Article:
So, what is to become of all the stocks on the MTP watch list? Will the reprieve from being forced to delist spur a rally in these counters? Is removing the MTP policy a good thing from the perspective of investors?
SGX’s experiment with the MTP rule has revealed some uncomfortable truths about the local market. For one thing, if share consolidation exercises had the effect of shrinking the market capitalisation of companies attempting meet the requirements of SGX’s MTP policy, the corollary must surely be that having low-priced shares helps many small locally listed companies inflate their market capitalisation.
One explanation for this phenomenon is that stocks trading at low absolute prices deliver relatively large percentage gains or losses when they move by a couple of ticks, making retail investors more willing to hold them even though their fundamentals might not be great. For instance, the smallest price increment for stocks trading at $1 or more is $0.01. So, moving up a single tick delivers a gain of no more than 1%. On the other hand, the minimum price increment for stocks priced from $0.20 to $0.995 is $0.005. So, a single tick delivers a gain of as much as 2.5% at the bottom end of that price range.
For stocks priced below $0.20, the minimum bid size is $0.001. So, $0.001 is the lowest price at which a stock can be traded in the local market. Moving up a single tick from that level would translate to a gain of 100%. Indeed, one could argue that an investor who holds shares priced at $0.001 would have very little reason to sell. Even if the company is worthless, the investor would face no downside risk unless the company is wound up.
Interestingly, some companies have attempted to issue shares priced below $0.001. On Feb 27, Renaissance United (formerly known as IPCO International) said it would issue 1.23 billion new shares priced at $0.0009 to raise net proceeds of just over $1.037 million. The company said the subscribers were two individuals, named Tan Chin Chuan and Tan Chek Meng, who would end up owning nearly 16.6% of the enlarged company. As the new shares Renaissance United proposed to issue cannot trade any lower than $0.001, this exercise would have artificially inflated the “market value” of the company, and the two Tans would have been sitting on an immediate paper gain.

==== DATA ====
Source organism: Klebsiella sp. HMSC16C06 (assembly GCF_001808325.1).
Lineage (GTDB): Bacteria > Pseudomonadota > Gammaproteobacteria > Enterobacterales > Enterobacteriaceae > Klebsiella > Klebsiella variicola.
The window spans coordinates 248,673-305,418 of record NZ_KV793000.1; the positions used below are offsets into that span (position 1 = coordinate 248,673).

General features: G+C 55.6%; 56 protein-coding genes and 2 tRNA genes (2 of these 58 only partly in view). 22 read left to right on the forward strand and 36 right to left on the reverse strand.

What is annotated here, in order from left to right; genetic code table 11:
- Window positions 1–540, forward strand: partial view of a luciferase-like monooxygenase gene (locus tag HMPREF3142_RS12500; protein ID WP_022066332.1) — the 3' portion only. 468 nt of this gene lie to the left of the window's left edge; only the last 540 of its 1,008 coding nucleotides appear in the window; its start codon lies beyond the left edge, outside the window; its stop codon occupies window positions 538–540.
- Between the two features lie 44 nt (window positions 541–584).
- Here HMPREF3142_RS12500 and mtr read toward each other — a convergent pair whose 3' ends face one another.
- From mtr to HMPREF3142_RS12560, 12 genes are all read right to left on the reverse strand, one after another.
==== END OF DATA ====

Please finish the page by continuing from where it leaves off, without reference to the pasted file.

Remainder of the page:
On April 1, however, Renaissance United said SGX had rejected its application for the listing and quotation of the new shares. On May 7, the company said it had revised the issue price of the new shares to the two Tans to $0.0011 a share. It subsequently announced two extensions to the longstop date. On Aug 14, the company said its independent auditors had issued a “disclaimer of opinion” in their report on its financial statements for the year to April 30. Renaissance United is among the more than 50 companies that could be delisted if it fails to comply with the MTP rule by June next year.
This brings me to another troubling revelation from SGX’s experiment with the MTP rule: the fact that no company that has stumbled onto the MTP watch list has managed to turn itself around and exit the list. Are companies simply past the point of redemption when their share prices fall below 20 cents and their market values tumble to less than $40 million? Perhaps billionaire investor Warren Buffett was right when he warned in his 1979 letter to shareholders of Berkshire Hathaway that turnarounds are hard to pull off.